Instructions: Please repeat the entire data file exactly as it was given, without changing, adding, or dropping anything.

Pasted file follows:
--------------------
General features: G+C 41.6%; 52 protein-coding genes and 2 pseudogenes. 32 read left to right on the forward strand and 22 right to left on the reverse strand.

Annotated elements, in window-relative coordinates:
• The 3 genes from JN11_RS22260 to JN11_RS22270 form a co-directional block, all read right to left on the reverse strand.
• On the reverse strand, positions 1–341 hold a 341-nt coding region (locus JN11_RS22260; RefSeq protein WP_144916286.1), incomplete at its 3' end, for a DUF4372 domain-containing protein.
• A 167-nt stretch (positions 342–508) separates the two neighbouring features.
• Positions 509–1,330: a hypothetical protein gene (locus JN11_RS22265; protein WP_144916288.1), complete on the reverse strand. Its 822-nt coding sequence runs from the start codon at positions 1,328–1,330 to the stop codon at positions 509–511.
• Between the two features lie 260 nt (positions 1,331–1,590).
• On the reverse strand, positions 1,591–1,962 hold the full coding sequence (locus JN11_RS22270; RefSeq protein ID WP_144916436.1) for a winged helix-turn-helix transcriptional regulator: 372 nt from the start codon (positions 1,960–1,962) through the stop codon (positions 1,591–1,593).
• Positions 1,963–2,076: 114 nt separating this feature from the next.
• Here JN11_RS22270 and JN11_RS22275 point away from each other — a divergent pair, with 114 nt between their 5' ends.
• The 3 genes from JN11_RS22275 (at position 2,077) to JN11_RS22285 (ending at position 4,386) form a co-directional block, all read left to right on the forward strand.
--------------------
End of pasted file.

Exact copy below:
General features: G+C 41.6%; 52 protein-coding genes and 2 pseudogenes. 32 read left to right on the forward strand and 22 right to left on the reverse strand.

Annotated elements, in window-relative coordinates:
• The 3 genes from JN11_RS22260 to JN11_RS22270 form a co-directional block, all read right to left on the reverse strand.
• On the reverse strand, positions 1–341 hold a 341-nt coding region (locus JN11_RS22260; RefSeq protein WP_144916286.1), incomplete at its 3' end, for a DUF4372 domain-containing protein.
• A 167-nt stretch (positions 342–508) separates the two neighbouring features.
• Positions 509–1,330: a hypothetical protein gene (locus JN11_RS22265; protein WP_144916288.1), complete on the reverse strand. Its 822-nt coding sequence runs from the start codon at positions 1,328–1,330 to the stop codon at positions 509–511.
• Between the two features lie 260 nt (positions 1,331–1,590).
• On the reverse strand, positions 1,591–1,962 hold the full coding sequence (locus JN11_RS22270; RefSeq protein ID WP_144916436.1) for a winged helix-turn-helix transcriptional regulator: 372 nt from the start codon (positions 1,960–1,962) through the stop codon (positions 1,591–1,593).
• Positions 1,963–2,076: 114 nt separating this feature from the next.
• Here JN11_RS22270 and JN11_RS22275 point away from each other — a divergent pair, with 114 nt between their 5' ends.
• The 3 genes from JN11_RS22275 (at position 2,077) to JN11_RS22285 (ending at position 4,386) form a co-directional block, all read left to right on the forward strand.